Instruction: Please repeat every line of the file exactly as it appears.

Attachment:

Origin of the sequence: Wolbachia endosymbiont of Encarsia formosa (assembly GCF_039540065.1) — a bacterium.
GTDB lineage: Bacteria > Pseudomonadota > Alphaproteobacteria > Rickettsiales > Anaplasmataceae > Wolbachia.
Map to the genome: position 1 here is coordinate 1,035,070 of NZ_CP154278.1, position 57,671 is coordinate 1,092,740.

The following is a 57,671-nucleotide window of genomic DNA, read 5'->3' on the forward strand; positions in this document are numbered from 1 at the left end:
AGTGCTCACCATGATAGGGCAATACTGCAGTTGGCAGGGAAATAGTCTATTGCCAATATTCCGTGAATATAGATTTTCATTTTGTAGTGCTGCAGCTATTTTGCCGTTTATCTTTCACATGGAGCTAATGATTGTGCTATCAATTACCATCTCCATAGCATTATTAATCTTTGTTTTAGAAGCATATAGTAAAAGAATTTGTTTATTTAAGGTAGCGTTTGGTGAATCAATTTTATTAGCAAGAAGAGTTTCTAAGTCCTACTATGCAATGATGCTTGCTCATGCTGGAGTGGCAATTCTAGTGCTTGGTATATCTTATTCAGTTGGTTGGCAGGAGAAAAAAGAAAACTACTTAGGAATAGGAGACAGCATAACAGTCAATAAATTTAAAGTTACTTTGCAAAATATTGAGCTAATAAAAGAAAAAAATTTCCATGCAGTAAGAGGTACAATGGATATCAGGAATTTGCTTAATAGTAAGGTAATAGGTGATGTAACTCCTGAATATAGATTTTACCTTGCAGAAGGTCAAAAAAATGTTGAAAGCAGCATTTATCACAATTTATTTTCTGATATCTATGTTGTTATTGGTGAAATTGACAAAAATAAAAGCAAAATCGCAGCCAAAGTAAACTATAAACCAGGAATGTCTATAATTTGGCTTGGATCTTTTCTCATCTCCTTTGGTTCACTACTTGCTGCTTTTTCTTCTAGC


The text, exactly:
Origin of the sequence: Wolbachia endosymbiont of Encarsia formosa (assembly GCF_039540065.1) — a bacterium.
GTDB lineage: Bacteria > Pseudomonadota > Alphaproteobacteria > Rickettsiales > Anaplasmataceae > Wolbachia.
Map to the genome: position 1 here is coordinate 1,035,070 of NZ_CP154278.1, position 57,671 is coordinate 1,092,740.

The following is a 57,671-nucleotide window of genomic DNA, read 5'->3' on the forward strand; positions in this document are numbered from 1 at the left end:
AGTGCTCACCATGATAGGGCAATACTGCAGTTGGCAGGGAAATAGTCTATTGCCAATATTCCGTGAATATAGATTTTCATTTTGTAGTGCTGCAGCTATTTTGCCGTTTATCTTTCACATGGAGCTAATGATTGTGCTATCAATTACCATCTCCATAGCATTATTAATCTTTGTTTTAGAAGCATATAGTAAAAGAATTTGTTTATTTAAGGTAGCGTTTGGTGAATCAATTTTATTAGCAAGAAGAGTTTCTAAGTCCTACTATGCAATGATGCTTGCTCATGCTGGAGTGGCAATTCTAGTGCTTGGTATATCTTATTCAGTTGGTTGGCAGGAGAAAAAAGAAAACTACTTAGGAATAGGAGACAGCATAACAGTCAATAAATTTAAAGTTACTTTGCAAAATATTGAGCTAATAAAAGAAAAAAATTTCCATGCAGTAAGAGGTACAATGGATATCAGGAATTTGCTTAATAGTAAGGTAATAGGTGATGTAACTCCTGAATATAGATTTTACCTTGCAGAAGGTCAAAAAAATGTTGAAAGCAGCATTTATCACAATTTATTTTCTGATATCTATGTTGTTATTGGTGAAATTGACAAAAATAAAAGCAAAATCGCAGCCAAAGTAAACTATAAACCAGGAATGTCTATAATTTGGCTTGGATCTTTTCTCATCTCCTTTGGTTCACTACTTGCTGCTTTTTCTTCTAGC